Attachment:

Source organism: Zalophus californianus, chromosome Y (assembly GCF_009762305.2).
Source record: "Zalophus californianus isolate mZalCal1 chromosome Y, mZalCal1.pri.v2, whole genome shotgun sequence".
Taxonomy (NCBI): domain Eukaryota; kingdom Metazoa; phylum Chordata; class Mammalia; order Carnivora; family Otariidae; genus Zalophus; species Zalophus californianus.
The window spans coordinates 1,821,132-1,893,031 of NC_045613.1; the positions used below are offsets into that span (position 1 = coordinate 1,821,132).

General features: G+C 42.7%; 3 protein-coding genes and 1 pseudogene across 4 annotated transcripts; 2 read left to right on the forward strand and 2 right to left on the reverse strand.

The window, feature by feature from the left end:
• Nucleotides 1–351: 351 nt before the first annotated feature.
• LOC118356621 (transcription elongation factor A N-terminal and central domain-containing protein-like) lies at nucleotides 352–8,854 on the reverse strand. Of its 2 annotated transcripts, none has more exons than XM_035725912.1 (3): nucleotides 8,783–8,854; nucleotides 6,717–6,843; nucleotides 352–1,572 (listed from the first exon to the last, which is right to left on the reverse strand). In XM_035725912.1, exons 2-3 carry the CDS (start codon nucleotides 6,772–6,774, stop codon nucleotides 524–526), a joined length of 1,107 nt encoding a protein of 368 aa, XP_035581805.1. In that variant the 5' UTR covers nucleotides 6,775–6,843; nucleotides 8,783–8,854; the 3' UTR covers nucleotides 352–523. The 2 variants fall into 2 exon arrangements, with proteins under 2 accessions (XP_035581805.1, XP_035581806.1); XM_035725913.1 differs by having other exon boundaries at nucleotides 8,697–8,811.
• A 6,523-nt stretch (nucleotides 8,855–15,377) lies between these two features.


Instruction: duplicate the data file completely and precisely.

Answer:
Source organism: Zalophus californianus, chromosome Y (assembly GCF_009762305.2).
Source record: "Zalophus californianus isolate mZalCal1 chromosome Y, mZalCal1.pri.v2, whole genome shotgun sequence".
Taxonomy (NCBI): domain Eukaryota; kingdom Metazoa; phylum Chordata; class Mammalia; order Carnivora; family Otariidae; genus Zalophus; species Zalophus californianus.
The window spans coordinates 1,821,132-1,893,031 of NC_045613.1; the positions used below are offsets into that span (position 1 = coordinate 1,821,132).

General features: G+C 42.7%; 3 protein-coding genes and 1 pseudogene across 4 annotated transcripts; 2 read left to right on the forward strand and 2 right to left on the reverse strand.

The window, feature by feature from the left end:
• Nucleotides 1–351: 351 nt before the first annotated feature.
• LOC118356621 (transcription elongation factor A N-terminal and central domain-containing protein-like) lies at nucleotides 352–8,854 on the reverse strand. Of its 2 annotated transcripts, none has more exons than XM_035725912.1 (3): nucleotides 8,783–8,854; nucleotides 6,717–6,843; nucleotides 352–1,572 (listed from the first exon to the last, which is right to left on the reverse strand). In XM_035725912.1, exons 2-3 carry the CDS (start codon nucleotides 6,772–6,774, stop codon nucleotides 524–526), a joined length of 1,107 nt encoding a protein of 368 aa, XP_035581805.1. In that variant the 5' UTR covers nucleotides 6,775–6,843; nucleotides 8,783–8,854; the 3' UTR covers nucleotides 352–523. The 2 variants fall into 2 exon arrangements, with proteins under 2 accessions (XP_035581805.1, XP_035581806.1); XM_035725913.1 differs by having other exon boundaries at nucleotides 8,697–8,811.
• A 6,523-nt stretch (nucleotides 8,855–15,377) lies between these two features.